ASEAN MPs urge Australia to push for human rights improvements in Laos

APHR: 17 July 2017

JAKARTA — Southeast Asian lawmakers have called on Australian officials to press for improvements to the human rights situation in Laos when they meet with the Lao government for their fifth bilateral human rights dialogue tomorrow in Vientiane.

In a submission to the Australian government, ASEAN Parliamentarians for Human Rights (APHR) urged members of the delegation to raise critical concerns about restrictions on civil society and fundamental freedoms with their Lao hosts, and called for further inquiry into the case of Lao civil society leader Sombath Somphone, who disappeared after being stopped at a police checkpoint in Vientiane in December 2012.

“The human rights situation in Laos continues to be abysmal. Since Sombath’s disappearance, the space for independent civil society in the country – already one of the most repressive in the region – has narrowed considerably. Meanwhile, the public as a whole remains deeply fearful of raising sensitive issues,” said APHR Chairperson Charles Santiago, a member of the Malaysian Parliament, who has made multiple visits to Laos since 2012 to inquire about Sombath’s disappearance, as well as the broader situation for civil society. Continue reading “ASEAN MPs urge Australia to push for human rights improvements in Laos”

Singaporean wife of missing Laos man: ‘Time can never heal a wound like this’

Channel News Asia: 16 September 2016

sombath-shuimeng-07
Ng and Sombath on a trip to Japan in 2010 (Photo courtesy of Ng Shui Meng)

Sombath Somphone’s high-profile disappearance in 2012 came into focus again during the ASEAN Summit in Vientiane. Although world leaders shied away from public mention of the Laotian civil society leader, his other half Ng Shui Meng vows to keep searching for her husband until her “dying day”.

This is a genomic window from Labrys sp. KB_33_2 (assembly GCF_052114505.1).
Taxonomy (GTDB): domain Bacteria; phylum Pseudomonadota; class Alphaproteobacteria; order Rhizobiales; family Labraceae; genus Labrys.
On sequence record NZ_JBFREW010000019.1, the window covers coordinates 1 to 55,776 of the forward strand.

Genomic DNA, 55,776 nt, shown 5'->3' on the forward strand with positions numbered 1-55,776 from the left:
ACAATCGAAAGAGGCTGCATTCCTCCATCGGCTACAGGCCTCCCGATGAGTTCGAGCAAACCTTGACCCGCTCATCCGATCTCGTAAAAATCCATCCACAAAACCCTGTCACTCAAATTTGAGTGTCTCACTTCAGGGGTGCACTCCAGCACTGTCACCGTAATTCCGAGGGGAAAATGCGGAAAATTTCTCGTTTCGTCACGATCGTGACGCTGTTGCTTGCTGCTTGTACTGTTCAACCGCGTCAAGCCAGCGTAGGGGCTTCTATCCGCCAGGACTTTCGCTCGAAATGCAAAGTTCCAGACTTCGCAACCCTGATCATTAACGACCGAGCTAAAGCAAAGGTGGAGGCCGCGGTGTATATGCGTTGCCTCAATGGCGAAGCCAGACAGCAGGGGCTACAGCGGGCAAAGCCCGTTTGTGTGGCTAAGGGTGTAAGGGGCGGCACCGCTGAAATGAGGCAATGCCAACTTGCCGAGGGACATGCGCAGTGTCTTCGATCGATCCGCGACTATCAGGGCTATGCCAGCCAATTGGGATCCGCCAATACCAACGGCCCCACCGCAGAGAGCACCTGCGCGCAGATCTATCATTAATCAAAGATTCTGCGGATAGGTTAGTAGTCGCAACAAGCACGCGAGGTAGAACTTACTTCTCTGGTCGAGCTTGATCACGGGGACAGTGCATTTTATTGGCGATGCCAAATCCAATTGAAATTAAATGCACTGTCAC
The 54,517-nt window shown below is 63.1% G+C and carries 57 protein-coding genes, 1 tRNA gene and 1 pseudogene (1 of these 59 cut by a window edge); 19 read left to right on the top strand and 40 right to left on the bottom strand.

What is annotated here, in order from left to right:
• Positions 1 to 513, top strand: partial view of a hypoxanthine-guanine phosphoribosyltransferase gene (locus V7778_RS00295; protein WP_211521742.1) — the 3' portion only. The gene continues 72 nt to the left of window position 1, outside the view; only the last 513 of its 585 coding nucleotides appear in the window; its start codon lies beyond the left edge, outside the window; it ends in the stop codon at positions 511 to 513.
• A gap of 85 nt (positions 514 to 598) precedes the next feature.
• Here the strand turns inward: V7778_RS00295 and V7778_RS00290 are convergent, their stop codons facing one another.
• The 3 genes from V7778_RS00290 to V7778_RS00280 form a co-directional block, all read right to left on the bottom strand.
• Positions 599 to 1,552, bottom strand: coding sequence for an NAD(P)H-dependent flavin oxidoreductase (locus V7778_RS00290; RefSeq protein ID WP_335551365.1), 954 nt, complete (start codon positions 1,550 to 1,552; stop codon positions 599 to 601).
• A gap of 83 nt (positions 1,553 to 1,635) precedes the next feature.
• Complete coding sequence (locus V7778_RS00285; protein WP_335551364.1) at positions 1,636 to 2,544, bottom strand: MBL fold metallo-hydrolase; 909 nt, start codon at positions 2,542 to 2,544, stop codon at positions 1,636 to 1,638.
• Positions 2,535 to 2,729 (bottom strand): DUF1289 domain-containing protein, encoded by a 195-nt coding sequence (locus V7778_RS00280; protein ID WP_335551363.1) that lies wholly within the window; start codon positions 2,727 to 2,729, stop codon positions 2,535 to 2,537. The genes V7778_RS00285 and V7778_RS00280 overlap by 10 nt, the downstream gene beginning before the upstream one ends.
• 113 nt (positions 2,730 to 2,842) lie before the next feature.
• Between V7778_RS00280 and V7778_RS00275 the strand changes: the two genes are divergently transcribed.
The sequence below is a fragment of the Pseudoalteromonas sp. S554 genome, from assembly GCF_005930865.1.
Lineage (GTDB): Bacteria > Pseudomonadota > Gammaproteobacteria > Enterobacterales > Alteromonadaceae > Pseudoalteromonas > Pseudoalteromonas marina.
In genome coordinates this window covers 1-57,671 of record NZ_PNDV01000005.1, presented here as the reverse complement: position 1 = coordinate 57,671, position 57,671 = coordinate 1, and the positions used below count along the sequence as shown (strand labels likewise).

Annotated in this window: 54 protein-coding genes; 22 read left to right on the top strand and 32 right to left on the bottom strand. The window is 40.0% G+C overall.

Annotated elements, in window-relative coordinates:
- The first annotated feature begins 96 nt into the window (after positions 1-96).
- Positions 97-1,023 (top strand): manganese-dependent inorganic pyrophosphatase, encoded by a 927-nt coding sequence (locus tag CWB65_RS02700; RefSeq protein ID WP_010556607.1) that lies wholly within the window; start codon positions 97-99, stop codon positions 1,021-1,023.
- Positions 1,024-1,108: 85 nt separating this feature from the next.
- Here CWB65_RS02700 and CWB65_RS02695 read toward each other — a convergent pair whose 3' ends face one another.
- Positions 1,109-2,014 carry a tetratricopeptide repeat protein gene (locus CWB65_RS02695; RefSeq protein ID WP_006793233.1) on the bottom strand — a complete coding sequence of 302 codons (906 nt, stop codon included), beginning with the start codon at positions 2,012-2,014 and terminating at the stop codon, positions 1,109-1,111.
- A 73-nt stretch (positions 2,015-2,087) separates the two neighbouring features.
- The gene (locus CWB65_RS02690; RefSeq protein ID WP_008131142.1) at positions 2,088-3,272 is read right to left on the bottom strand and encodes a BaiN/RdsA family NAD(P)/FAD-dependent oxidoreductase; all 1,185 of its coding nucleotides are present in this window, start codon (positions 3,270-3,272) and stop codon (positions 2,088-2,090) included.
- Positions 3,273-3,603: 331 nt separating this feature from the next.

For a moment, just one, Ng Shui Meng’s tough facade cracked as she appeared to contemplate giving up what has been an arduous four-year slog to locate her missing husband Sombath Somphone.

“You always break down. You always try and make sense of things. All kinds of thoughts come through your mind, like ‘Why don’t you jump off a cliff? Why do you bother to wake up?’” said the Singapore-born, Laos-based woman.

It was a departure from the otherwise calm, measured manner of the 69-year-old PhD-holder in sociology, who met with Channel NewsAsia in a muggy shophouse along Chanthabouly District in Vientiane. Continue reading “Singaporean wife of missing Laos man: ‘Time can never heal a wound like this’”

Menyelesaikan Permasalahan Pelanggaran HAM di Laos

Pertemuan ASEAN Harus Mengangkat Kasus Hilangnya Pemimpin Sombath Somphone, Penyangkalan Terhadap Kebebasan

BANGKOK, 31 Agustus 2016 – Pada malam pertemuan tahunan pimpinan negara ASEAN di Vientiane, kelompok-kelompok advokasi dan HAM memberikan seruan kepada Pemerintah Laos untuk menangani kasus pelanggaran HAM yang meluas di negara Laos, termasuk kasus penghilangan paksa dan penahanan yang sewenang-wenang. Para pemimpin negara yang hadir memiliki kesempatan unik untuk mengangkat kepedulian mereka terhadap pelanggaran HAM selama pertemuan tersebut di Vientiane dari tanggal 6 sampai 8 September. Mereka harus menekan pemerintah Laos untuk menghentikan pelanggaran HAM yang secara konsisten telah meletakkan Laos pada posisi terendah dalam indeks HAM dan pembangunan yang diukur berdasarkan hak asasi warga negara, kebebasan pres, demokrasi, kebebasan beragama, dan transparansi ekonomi.

Logo-Sombath InitiativePada konferensi pers yang diadakan oleh The Sombath Initiative di Foreign Correspondents Club, Bangkok, Thailand, kelompok-kelompok tersebut mempublikasikan satu set dokumen terkait dengan penghilangan paksa pemimpin masyarakat sipil, Sombath Somphone, pembatasan demokrasi dan HAM oleh pemerintah Laos, kurangnya kebebasan berpendapat, kegagalan pemerintah dalam menjalankan kewajiban HAM, dan dampaknya pada bantuan dan investasi asing.
. Continue reading “Menyelesaikan Permasalahan Pelanggaran HAM di Laos”